I don’t mind those who chat as they walk thru the campus. If someone were next to them, they’d talk. Just because that friend is on the other end of a phone makes no difference to me. I suspect we don’t like it because we can’t “listen in” to the conversation if we were behind an actual couple. Right? Huh? Right?

Friday, January 15, 2010

On Rediscovering Howdy Doody

We got our first television the day we got our first house: October 13, 1949. I was 13 and one half, to the day. It was next to the fireplace, all 19” of it, what was a big RCA for those days, without a magnifier on the picture tube (ask your grandparents about that). I was lying on the floor, feet against the south wall, and Howdy Doody was on the air.

Many years later, Buffalo Bob explained that “Howdy” was what he said at the start of the show, “and every little kid knew what ‘doody’ was.”

I watched the show for several years, or until Mouseketeer Annette Funicello (my age) started growing up. Met her in a Bridgeport record store one day, but that’s another story. Anyway, Princess Summerfallwinterspring was still a puppet until she was magically changed into a sweet innocent girl. Or so I thought; she knew where to sleep.

The show’s director had a son who hung around the studio a lot and later wrote a book about the place. Pulled no punches and called it as he saw it. None of us kids ever realized what was going on in Doodyville, but there was a lot of doody (and whoopee) behind the scenes. “Say, Kids, What Time Is It?” should be required reading.

I recently was given a DVD with loads of episodes from this extraordinarily popular show. Now I can see the little things that I missed the last time. Nothing really big, but my trained eye picks up on the little stuff. It was live television when there were no re-takes and the kids could be a pain.

Thursday, January 14, 2010

What Are The Implications?

The church I belong to is concerned about life on other planets, both in our galaxy and in any others out there. It is especially concerned about the implications for itself.

Let me offer a hint: There aren’t any.

The universe is so huge we can’t even imagine the distances between any two parts of it, much less of many sections. The only implications for us are if and when parts of it head our way [see previous “Our Galaxy’s Going to Collide!” posting]. Other than that, the best we can expect is to have excellent pictures to enlighten our minds.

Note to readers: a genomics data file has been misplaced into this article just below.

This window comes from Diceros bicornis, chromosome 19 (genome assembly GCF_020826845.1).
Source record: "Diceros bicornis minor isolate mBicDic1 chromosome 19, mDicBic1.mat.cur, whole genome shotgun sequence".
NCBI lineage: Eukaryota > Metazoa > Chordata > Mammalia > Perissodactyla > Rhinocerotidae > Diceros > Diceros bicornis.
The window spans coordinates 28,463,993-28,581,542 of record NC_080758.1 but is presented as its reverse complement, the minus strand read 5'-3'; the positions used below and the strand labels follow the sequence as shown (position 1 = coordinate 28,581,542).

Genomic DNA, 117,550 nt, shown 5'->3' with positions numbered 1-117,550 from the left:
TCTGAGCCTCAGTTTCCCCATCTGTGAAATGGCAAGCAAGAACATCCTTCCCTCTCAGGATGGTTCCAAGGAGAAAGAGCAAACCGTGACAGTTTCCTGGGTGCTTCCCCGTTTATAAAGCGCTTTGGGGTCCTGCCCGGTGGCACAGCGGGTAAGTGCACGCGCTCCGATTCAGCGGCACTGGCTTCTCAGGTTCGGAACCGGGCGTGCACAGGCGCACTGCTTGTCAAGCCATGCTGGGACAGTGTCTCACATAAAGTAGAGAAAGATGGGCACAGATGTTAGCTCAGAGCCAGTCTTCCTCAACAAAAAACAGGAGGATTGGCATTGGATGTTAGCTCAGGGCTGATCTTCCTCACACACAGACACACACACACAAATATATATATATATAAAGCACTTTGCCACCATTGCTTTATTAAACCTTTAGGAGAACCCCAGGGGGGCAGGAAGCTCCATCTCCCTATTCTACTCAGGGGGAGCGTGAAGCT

I rather suspect no religion on any planet needs worry about a religion on some other planet, whether in the same enormous galaxy or in one unimaginably far away … as in, our next-door neighbor whose light takes 2.5 million years to reach us. We go there, check out their rituals, return and its five million years later at the speed of light.

Sometimes I wonder about people who seem to be more than usually concerned about the implications on their life by others’ actions. It never bothered me that some Hollywood star is on their fifth marriage; none of those people are role models for me. At least, they shouldn’t be.

Instead, what are the implications on my life of people around me who need my support, maybe a donation in times of trouble. The planets can take care of themselves.

Wednesday, January 13, 2010

Rush: Obama. . . Robertson: The Devil

Just what did cause the disaster in Haiti? Lots of people are saying lot of things; pick your enemy, pick your political position. Just don’t go for the obvious.

Rush Limbaugh doesn’t say what caused it, but he does mention rather forcefully that it plays right into the hands of our sitting President. I’m not sure how, as I am not a particularly political person, but in some manner, Rush sees this as somewhat of a plot to have our boss work this to his gain. Whatever.

Pat Robertson, never one to pass up a disaster for an opportunity, says it’s a repayment from God for some supposed pact the Haitians made with the devil a couple hundred years ago. That’s pretty much an urban legend, but good enough for someone who wants to pin a natural disaster on people’s actions. Did it with hurricanes, as well.

I go with natural causes. Geological fault lines which, according to those who are paid to follow these things, are pretty generally known. Problem is, we just don’t know when the built-up pressure will suddenly let go with an earthquake, large or small. We know it will happen; we just don’t know when.

The Dominican Republic, on the same island, had a corker back in 1946. These things affect the rich and the wretched; the sinners and the faithful; the prepared and the surprised. The earth is not a solid, steady rock spinning around the sun. Its crust still moves around and scrapes with terrifying results. No, Rush; no, Pat.

Tuesday, January 12, 2010

Letting The Noise Out

Sometimes a room is just too noisy for me. Could be any type of noise, but it just exceeds my personal limits and I have to turn it off (or turn all of them off).

It’s not as simple as it sounds. If there are multiple sources, each one has to go in its own order. Radio off; music off; tv off; scanner off; anything else, off. But only one at a time, with a pause between them. Let the room slowly quiet in steps, rather than one large “thump” of quietness.

When it’s all done, you wait for a minute for all the residual noise to find its way out. True, all has been turned off, but there seems to be bits and pieces of noise trapped in the woodwork, some molecules sticking to the walls, atoms whirling around in the air. They have to find their way to the nearest exit before the room is perfectly quiet.